The Paris Negotiations
The Paris Negotiations was a conference called for by the British and the French, and was later joined, and left again, by the USSR. It concerned the acceptance of US aid. The USSR wanted the finiacal aid with no strings attached, while the UK and France argued for a joint spending programme. THe Soviet Foreign Minister Molotov rejected this, as he believed it would undermine Soviet influence in Eastern Europe by encouraging western ideas like free trade. This caused the Soviets to withdraw from the negotiations.
This pleased the UK’s Foreign Secretary Ernest Bevin as he did not want the Soviets obstructing talks with the USA, he also observed this was the beginning on the Western Bloc, and alliance of Western Europe and the USA.
When detailed negotiations began, 16th July, the Eastern European states were prevented from attending by Stalin.
Negotiations were difficult as each state had their own national interests in mind principally. In the end, national ‘shopping lists’ were created, each state essentially drawing up a list of what it wanted. This came to a cost of 27 billion dollars.
Marshall Aid was condemned by the Soviets, and was called “Dollar Imperialism”, by Foreign Minister Molotov, meaning in layman’s terms, that the USA was attempting to take control and influence over other states through wealth.
The Soviets set up the Communist Information Bureau, Cominform in Sept 1947. The job of this body was to promote ideological unity among the Eastern Bloc states. Main maims were to co-ordinate and activities of Communist Parties throughout the world and to complete the Sovietisation (making their government system in line with the Soviet model, authoritarian and centralised power) of the satellite states.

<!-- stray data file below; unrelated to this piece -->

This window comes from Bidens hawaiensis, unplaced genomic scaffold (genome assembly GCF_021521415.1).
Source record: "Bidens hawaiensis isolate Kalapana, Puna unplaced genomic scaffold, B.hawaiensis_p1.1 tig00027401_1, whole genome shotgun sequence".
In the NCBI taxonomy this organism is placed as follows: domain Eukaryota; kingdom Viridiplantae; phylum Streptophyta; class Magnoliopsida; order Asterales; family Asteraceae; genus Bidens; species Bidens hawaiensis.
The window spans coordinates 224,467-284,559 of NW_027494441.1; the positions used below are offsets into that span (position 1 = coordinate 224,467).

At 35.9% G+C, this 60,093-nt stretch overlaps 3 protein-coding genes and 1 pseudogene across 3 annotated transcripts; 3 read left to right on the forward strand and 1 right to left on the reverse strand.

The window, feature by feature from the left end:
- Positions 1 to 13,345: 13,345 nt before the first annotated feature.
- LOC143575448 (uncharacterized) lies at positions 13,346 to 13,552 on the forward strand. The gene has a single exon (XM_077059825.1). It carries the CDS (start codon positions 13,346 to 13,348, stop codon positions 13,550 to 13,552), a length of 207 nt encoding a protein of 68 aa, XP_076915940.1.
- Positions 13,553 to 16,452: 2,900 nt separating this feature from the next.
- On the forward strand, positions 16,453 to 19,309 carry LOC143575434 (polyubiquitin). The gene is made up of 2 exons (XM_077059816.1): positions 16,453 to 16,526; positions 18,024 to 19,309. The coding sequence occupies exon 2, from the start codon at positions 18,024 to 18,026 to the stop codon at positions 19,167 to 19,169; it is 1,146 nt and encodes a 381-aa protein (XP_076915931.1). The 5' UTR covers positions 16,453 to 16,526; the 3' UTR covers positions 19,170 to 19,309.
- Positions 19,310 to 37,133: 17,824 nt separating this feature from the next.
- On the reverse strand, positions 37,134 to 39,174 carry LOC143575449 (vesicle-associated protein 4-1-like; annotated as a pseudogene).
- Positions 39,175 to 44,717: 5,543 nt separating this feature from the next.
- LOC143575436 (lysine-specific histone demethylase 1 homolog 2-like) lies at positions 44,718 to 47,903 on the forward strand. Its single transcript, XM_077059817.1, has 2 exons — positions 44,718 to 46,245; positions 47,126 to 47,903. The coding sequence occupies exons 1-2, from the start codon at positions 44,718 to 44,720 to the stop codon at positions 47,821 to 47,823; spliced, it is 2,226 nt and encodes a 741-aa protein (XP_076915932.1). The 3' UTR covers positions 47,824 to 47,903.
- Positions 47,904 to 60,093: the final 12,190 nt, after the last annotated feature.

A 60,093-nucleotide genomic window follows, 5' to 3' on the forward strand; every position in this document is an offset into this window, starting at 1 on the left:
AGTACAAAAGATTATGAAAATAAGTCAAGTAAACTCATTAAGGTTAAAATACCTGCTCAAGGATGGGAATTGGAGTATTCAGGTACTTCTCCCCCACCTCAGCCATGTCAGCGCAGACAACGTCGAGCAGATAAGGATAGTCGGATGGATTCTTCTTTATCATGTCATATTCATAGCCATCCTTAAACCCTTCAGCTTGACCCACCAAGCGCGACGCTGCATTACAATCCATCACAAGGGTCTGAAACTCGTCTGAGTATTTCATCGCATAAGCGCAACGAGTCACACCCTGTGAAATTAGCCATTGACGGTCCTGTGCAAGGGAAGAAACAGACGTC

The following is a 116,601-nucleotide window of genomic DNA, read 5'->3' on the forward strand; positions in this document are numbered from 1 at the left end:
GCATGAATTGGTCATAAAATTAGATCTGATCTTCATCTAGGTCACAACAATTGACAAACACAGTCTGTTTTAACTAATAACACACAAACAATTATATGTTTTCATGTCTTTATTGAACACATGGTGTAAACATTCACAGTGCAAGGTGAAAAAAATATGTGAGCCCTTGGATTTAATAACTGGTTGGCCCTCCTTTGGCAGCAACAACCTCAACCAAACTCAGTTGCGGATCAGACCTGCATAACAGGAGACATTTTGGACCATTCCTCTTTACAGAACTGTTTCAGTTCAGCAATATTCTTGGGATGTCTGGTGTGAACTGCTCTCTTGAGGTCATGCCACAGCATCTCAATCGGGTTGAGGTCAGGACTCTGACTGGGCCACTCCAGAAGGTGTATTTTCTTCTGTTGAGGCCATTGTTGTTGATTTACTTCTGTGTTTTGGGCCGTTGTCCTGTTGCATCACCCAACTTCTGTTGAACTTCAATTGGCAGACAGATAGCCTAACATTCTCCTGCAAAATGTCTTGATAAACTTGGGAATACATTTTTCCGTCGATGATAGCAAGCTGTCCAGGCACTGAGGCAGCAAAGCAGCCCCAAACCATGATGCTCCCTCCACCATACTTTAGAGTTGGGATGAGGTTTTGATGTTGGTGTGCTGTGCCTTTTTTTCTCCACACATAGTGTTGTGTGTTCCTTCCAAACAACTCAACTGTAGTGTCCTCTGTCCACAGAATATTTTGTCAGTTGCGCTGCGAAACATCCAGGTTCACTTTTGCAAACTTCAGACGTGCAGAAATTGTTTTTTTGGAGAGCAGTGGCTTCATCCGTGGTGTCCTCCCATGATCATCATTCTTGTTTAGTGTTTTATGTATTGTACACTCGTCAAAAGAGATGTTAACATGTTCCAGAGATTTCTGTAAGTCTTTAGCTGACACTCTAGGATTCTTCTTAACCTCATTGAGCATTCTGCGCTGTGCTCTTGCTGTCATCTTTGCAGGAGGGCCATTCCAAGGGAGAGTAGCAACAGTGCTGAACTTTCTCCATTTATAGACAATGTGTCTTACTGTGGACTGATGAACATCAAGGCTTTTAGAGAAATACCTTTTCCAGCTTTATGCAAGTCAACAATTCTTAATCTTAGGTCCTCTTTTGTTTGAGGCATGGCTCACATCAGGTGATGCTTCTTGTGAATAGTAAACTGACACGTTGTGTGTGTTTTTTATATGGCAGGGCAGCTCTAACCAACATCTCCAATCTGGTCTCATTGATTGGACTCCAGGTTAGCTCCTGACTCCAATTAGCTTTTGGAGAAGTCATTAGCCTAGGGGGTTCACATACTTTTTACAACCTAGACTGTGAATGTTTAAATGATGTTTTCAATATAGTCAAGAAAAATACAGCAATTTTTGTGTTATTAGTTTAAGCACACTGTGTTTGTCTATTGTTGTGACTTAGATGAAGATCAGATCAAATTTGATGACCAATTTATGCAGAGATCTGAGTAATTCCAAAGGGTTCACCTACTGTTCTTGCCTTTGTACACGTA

He also created The Council for Mutual Economic Assistance, COMECON, in 1949. Initially the organisation existed in name only, but its main task was to increase economic integration between the states.
Stalin responded to Marshall Aid by increasing the control he had over the states of Eastern Europe, he acted against coalition governments in the sphere of influence, and created Cominform and COMECON.
He also kept divisions of the Red army in Eastern European states, as both a threat and a way of keeping control.
This increased his influence over Eastern Europe, and better enabled him to take control of much of it. The military presence allowed them to arrest opposition to the Communist Party in Hungary in Spring ’49, and generally act in a way to force his will upon the states in his sphere of influence, like rigging the Polish Elections of 1947, which the UK and USA could not intervene in as Poland was within the Soviet sphere of influence.
The Takeover of Eastern Europe
As mentioned previously, the USSR used organisations like Coninfrom, and military presence to enforce his authority in the region. 2